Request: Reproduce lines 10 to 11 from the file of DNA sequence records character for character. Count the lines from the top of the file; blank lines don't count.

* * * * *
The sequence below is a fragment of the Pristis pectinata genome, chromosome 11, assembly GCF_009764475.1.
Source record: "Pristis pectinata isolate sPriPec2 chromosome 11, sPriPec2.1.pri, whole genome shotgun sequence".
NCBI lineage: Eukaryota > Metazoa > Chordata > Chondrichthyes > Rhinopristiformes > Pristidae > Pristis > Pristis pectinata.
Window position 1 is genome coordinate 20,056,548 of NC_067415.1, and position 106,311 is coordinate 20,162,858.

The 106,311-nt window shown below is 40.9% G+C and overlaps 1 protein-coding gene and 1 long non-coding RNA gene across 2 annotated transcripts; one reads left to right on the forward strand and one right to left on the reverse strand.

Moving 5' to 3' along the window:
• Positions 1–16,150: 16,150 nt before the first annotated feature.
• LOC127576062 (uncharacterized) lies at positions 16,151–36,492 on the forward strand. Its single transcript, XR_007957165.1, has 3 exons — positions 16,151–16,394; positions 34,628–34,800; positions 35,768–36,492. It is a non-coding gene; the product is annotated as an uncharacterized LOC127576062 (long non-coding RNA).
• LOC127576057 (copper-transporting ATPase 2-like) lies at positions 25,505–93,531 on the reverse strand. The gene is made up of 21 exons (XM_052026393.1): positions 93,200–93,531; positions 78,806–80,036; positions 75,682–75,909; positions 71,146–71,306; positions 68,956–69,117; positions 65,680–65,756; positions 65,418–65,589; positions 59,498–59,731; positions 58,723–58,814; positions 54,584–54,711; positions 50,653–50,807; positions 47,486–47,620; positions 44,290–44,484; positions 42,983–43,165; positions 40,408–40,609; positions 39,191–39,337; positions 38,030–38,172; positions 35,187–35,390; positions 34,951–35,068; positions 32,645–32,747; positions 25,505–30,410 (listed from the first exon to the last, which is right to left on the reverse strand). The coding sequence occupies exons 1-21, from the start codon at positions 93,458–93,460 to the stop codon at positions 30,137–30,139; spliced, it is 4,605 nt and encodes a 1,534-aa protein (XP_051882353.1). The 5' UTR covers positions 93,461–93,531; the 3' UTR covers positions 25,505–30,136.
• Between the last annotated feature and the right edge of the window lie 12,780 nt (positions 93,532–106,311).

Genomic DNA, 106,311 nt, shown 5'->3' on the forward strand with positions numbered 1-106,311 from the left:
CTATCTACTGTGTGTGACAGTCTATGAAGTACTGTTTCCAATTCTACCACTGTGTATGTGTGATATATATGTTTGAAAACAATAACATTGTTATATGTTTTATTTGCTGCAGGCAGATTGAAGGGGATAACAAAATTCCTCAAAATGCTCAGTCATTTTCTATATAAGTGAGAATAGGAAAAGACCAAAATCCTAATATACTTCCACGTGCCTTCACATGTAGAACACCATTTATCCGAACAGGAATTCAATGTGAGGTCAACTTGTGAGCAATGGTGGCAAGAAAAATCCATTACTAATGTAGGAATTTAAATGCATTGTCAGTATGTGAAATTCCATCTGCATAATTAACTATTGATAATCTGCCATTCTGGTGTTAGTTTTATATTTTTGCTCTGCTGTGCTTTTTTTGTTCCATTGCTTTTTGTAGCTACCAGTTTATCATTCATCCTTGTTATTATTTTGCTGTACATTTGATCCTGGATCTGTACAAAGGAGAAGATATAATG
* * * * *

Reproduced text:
• Between the last annotated feature and the right edge of the window lie 12,780 nt (positions 93,532–106,311).

Genomic DNA, 106,311 nt, shown 5'->3' on the forward strand with positions numbered 1-106,311 from the left: